Earlier this week, Homeland Security shut down a popular hip-hop music site, RapGodfathers.com, which had nearly 150,000 members. The site claims it is compliant with copyright laws, as it doesn’t host copyrighted materials. However, its users posted links to file-hosting services such as Rapidshare and Megaupload, where copyrighted material may have been shared.

These domains are now “the property of Homeland Security,” writes Gareth Halfacree at Thinq.co.uk, “And there’s no indication that their original owners will ever be able to get them back.”

10 responses to “Homeland Security shuts down dozens of Web sites without court order

  1. What does copyrights infringements have to do with Homeland Security? Does that effect American’s security? It has more to do with the corporations that hold the copyrights. I think Homeland Security needs to be shut down for infringing on American Citizens rights!

  2. Well, perhaps we can get Homeland Security to shut down Google, Microsoft and Yahoo. Last time I checked, those corporations were hosts to the mailboxes used in over 2/3 of the phishing I tracked.

  3. and so it begins … the descent of the electric curtain

  4. Pingback: The Progressive Mind » Homeland Security shuts down dozens of Web sites without court order | COTO Report

  5. used to be “any excuse will do”
    now they dont even need an excuse!
    a show of muscle, and more to follow for sure.
    th COICA having worldwide access?
    since when did USA have that power?
    no wonder people hate america.

  6. The Department of Homeland Buffoonery is not a legitimate entity – they are a festering carbuncle on the asshole of humanity and must be abolished. Even in our sleepy little town of Victoria BC we a have a DHS office – it’s not even a part of our government for Christ’s sake.

    Message to all DHS workers – thanks for representing the people who murdered 3,000 innocent souls on 9/11, you have made a valuable contribution to the forces of evil in this world, either through your ignorance or malevolence you are deserving of our hatred and scorn.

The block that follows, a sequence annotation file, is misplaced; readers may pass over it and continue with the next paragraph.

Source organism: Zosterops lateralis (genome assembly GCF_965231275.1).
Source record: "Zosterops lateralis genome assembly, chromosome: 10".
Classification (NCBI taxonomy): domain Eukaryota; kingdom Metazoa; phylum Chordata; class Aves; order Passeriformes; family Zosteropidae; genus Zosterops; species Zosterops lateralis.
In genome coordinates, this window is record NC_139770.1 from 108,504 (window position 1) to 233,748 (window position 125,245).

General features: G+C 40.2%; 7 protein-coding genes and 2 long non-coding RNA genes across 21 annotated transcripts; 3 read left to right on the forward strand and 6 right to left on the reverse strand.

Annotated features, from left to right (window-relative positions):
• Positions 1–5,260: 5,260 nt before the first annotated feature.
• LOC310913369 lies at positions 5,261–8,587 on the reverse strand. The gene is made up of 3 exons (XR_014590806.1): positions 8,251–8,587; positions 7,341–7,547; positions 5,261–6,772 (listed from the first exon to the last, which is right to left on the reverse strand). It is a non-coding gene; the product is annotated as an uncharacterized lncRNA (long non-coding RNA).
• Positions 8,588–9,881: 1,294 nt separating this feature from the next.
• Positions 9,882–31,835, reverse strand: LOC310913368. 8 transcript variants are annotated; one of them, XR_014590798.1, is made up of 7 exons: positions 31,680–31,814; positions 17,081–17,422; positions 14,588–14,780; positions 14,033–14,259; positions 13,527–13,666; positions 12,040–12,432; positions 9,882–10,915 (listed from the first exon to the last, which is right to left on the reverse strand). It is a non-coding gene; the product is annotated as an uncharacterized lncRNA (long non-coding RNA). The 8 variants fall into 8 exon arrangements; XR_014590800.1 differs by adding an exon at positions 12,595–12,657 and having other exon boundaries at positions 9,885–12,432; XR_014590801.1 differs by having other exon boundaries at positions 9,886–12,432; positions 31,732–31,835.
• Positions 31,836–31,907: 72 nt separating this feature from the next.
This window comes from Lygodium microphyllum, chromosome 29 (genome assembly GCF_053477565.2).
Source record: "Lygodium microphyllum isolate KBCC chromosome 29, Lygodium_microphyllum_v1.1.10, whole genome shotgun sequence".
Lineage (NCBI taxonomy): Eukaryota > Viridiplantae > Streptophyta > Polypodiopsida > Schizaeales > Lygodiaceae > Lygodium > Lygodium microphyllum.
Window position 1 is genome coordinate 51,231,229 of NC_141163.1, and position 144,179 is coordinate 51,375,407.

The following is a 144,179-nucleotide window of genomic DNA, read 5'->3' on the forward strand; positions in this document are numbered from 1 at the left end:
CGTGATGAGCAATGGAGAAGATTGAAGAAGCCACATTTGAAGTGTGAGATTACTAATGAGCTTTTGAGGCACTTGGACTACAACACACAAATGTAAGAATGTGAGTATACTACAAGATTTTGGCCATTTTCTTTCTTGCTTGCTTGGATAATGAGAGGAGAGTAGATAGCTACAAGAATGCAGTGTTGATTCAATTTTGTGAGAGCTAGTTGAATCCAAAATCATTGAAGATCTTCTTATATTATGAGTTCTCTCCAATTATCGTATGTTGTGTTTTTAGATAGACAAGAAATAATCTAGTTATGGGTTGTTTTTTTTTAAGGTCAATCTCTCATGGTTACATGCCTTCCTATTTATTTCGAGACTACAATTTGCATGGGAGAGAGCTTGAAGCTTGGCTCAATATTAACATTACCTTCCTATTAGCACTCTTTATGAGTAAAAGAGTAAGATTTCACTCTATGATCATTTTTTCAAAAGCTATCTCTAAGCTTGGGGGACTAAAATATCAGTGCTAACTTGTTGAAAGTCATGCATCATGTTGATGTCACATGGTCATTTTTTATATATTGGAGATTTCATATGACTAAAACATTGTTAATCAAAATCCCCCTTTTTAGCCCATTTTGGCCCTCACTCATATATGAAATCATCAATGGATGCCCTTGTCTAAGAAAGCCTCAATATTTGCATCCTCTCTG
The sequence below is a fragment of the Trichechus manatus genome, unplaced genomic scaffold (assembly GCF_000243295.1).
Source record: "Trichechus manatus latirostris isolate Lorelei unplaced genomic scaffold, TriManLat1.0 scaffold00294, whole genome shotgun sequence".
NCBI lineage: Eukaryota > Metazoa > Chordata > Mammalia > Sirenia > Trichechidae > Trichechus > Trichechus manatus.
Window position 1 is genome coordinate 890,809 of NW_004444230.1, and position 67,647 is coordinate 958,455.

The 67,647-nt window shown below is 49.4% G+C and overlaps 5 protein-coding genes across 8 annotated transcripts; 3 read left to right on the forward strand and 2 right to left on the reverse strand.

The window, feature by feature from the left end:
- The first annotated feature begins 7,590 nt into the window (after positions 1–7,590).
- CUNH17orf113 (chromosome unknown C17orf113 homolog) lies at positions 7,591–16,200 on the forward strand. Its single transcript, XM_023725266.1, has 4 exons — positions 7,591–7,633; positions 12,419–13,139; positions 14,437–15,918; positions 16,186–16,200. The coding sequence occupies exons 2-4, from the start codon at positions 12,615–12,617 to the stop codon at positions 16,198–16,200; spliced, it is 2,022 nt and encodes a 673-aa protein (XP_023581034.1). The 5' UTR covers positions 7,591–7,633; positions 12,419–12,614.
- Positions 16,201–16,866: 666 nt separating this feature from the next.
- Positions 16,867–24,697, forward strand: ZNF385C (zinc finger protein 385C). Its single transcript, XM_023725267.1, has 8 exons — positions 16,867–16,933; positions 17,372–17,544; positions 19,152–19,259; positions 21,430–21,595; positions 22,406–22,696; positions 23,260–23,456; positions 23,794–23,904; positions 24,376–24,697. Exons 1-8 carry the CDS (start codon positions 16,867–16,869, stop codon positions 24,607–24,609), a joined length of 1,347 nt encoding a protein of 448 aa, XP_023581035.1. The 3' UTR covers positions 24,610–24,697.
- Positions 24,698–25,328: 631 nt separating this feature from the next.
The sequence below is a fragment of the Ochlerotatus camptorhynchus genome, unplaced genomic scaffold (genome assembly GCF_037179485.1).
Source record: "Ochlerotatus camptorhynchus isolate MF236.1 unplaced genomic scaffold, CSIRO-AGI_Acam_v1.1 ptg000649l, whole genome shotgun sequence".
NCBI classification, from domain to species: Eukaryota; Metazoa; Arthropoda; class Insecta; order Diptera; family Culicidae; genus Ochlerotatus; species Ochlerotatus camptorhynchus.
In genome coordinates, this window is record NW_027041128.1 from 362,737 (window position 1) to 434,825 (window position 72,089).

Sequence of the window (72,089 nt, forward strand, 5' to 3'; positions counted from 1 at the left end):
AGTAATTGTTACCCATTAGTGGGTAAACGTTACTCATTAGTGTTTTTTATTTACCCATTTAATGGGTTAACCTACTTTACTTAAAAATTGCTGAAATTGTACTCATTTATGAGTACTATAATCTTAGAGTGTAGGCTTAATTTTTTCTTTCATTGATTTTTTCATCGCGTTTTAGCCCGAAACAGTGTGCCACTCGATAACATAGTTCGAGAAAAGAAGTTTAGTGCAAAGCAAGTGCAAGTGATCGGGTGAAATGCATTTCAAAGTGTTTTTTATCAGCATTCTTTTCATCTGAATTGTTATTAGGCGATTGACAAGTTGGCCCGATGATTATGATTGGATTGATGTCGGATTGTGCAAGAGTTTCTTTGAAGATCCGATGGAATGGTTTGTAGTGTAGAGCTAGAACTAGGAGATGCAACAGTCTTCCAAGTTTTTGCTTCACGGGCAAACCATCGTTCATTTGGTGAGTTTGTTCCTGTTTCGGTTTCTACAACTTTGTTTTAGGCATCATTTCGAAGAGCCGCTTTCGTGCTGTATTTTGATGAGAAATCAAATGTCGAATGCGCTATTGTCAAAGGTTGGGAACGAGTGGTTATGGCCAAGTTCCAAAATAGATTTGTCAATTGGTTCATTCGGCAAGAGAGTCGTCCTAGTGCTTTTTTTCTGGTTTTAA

7. While most are preoccupied with the holidays, or perhaps their last unemployment check, DHS makes a predatory move. You can be sure it won’t be the last.

  8. Oh, Laudy, I bet it is trhe first of many…as was once quoted: Mercy! It’s the revolution and I’m in my bathrobe”! Shut it down, DHS, see how many it takes to shut YOU down, for the is what is next.

  9. I think this was post was duplicated. Oh well.
    I read about this bill’s passing earlier and its absolutely the worst thing thats happened in awhile. The internet is the last bit of freedom left in this shitty country. We need an uprising like in Europe against the useless nanny government. I’m especially worried about natural health websites. Allopathic medicine with all their poison and terrible surgeries needs to be banned. Those oncologists need to be hanged in the guillotine.

    Its time for a Health Freedom Liberation Front.

  10. As one can read here, there are as many ways of “shutting it down” as there are people who respond. That is not a good starting point. Folks first need to read a good translation of the Art of War. Then we come to the table and feed each others’ ideas until one fits consensually.